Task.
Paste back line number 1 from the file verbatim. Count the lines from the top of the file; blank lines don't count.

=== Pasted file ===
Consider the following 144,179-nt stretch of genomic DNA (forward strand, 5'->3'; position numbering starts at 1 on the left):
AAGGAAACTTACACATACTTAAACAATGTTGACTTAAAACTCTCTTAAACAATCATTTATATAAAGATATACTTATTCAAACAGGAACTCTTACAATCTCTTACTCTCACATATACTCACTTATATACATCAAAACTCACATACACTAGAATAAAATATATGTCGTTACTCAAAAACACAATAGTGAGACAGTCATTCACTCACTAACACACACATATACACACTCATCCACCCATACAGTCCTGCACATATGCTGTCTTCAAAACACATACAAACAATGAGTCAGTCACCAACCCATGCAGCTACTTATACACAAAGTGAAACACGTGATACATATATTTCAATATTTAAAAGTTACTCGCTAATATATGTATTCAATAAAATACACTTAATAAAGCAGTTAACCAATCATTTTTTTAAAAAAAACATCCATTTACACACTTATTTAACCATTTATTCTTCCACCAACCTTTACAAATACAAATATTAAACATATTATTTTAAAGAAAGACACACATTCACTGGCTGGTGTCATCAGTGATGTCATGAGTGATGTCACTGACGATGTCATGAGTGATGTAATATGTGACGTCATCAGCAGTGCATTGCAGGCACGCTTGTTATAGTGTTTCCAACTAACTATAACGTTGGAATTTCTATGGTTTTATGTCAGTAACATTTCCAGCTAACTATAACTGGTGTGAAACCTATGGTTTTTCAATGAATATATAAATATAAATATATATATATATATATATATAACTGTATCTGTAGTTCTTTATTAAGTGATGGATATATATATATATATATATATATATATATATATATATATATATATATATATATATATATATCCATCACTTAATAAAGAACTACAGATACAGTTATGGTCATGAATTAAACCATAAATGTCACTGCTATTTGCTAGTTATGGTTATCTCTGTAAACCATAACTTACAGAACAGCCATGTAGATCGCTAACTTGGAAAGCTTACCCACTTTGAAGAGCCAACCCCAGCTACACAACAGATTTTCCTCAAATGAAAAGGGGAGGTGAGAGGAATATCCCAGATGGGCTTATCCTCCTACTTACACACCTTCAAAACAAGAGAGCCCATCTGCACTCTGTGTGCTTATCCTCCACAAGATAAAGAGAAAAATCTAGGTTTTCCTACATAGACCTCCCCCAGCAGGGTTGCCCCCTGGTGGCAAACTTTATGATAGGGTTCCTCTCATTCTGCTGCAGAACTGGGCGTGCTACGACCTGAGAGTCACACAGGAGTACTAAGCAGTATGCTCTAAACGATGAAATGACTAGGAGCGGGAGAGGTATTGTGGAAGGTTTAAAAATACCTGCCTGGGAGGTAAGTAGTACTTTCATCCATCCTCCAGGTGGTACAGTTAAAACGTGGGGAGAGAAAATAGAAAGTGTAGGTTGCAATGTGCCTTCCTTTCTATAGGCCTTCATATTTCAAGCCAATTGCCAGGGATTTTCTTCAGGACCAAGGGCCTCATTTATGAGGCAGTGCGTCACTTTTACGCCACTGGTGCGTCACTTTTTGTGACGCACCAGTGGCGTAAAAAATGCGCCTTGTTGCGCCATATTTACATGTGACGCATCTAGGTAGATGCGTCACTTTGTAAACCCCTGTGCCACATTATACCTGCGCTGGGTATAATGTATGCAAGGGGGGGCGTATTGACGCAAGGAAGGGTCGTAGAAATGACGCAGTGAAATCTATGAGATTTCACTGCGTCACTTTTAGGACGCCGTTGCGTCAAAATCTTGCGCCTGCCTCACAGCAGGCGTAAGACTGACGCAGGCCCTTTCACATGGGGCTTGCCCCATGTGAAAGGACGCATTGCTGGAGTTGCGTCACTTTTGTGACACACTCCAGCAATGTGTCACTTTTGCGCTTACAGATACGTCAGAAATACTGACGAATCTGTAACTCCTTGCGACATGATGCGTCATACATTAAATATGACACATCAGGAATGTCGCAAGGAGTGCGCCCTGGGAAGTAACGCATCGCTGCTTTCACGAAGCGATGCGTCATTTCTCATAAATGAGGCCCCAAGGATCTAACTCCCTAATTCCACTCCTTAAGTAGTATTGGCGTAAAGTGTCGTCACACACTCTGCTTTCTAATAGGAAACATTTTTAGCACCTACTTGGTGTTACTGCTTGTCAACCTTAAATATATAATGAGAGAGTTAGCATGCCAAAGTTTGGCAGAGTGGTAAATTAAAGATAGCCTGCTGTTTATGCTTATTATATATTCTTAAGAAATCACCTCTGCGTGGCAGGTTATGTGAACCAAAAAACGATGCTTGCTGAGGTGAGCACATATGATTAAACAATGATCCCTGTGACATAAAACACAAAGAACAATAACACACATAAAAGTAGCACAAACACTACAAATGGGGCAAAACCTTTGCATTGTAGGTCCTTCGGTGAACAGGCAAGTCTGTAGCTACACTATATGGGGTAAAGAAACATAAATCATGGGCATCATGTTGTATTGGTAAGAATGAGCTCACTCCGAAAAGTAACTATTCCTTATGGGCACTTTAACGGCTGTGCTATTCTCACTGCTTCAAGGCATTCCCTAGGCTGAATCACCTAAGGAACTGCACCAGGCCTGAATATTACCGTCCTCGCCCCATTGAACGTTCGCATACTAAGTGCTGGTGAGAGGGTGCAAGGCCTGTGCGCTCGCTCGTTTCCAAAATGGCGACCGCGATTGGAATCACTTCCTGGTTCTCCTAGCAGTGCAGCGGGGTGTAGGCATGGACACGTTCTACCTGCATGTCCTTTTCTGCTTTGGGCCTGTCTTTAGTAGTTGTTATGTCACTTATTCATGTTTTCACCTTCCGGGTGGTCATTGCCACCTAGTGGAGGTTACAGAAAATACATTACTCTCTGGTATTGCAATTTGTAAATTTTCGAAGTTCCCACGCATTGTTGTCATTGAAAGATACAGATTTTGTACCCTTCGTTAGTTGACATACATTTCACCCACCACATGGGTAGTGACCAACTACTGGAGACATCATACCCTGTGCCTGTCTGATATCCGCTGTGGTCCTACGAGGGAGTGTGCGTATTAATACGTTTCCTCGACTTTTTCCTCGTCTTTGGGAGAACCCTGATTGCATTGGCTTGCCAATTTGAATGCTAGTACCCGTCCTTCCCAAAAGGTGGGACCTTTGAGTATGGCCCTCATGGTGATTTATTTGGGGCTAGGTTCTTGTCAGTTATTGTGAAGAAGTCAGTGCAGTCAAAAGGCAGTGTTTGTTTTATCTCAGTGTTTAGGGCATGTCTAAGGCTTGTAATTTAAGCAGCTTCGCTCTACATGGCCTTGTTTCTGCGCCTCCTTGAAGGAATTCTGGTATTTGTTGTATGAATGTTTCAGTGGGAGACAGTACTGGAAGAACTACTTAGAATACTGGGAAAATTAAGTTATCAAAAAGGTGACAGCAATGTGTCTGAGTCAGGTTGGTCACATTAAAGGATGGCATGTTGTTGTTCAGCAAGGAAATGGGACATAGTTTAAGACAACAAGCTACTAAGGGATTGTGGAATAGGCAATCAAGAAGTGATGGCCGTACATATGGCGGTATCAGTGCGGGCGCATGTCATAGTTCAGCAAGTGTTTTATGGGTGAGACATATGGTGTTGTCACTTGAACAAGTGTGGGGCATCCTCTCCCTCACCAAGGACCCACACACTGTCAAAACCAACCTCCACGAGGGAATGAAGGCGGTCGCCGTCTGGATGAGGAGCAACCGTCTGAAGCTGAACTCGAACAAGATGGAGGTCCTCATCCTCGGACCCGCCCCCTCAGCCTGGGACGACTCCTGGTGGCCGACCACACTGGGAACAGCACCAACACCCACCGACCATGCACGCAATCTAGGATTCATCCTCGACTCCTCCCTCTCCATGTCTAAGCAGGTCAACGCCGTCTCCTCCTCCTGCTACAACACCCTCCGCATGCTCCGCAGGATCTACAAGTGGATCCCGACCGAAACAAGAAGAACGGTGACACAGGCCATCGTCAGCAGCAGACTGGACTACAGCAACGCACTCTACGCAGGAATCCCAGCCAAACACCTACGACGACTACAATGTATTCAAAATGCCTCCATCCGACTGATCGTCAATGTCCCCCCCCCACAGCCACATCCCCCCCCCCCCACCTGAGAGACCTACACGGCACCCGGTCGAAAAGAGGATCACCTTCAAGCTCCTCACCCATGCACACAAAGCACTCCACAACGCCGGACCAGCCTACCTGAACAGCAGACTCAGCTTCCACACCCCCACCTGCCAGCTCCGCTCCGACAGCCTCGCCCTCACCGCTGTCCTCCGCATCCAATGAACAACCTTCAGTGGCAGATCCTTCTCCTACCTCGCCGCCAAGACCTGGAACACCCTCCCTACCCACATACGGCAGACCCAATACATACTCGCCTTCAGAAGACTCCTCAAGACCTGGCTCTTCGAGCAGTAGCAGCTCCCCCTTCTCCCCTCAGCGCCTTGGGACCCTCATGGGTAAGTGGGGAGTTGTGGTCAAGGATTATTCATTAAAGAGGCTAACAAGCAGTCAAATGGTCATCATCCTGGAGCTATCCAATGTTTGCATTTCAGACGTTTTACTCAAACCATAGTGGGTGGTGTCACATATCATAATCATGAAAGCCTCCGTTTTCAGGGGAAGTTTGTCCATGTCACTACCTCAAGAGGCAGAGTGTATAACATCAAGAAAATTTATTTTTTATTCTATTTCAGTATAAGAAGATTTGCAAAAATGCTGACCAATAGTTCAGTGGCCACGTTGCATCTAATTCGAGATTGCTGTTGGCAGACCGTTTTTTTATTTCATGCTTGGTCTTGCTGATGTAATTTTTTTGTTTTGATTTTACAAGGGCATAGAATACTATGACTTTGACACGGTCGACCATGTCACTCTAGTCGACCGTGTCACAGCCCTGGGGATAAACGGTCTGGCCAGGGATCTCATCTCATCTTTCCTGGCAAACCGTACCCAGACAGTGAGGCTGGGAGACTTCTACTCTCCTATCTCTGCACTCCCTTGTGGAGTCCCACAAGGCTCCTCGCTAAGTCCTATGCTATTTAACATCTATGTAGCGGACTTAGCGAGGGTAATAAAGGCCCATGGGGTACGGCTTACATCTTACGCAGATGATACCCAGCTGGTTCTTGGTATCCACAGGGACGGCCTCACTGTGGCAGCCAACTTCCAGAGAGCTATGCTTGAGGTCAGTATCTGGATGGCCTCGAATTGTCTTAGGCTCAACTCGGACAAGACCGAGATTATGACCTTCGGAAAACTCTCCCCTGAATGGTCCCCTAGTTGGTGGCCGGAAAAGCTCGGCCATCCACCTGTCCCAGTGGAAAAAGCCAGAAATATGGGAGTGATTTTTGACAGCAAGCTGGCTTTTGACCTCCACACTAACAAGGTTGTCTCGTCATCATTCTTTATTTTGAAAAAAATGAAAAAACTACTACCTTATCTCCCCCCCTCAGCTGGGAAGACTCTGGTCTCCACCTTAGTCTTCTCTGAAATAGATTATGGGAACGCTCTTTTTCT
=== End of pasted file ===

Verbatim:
Consider the following 144,179-nt stretch of genomic DNA (forward strand, 5'->3'; position numbering starts at 1 on the left):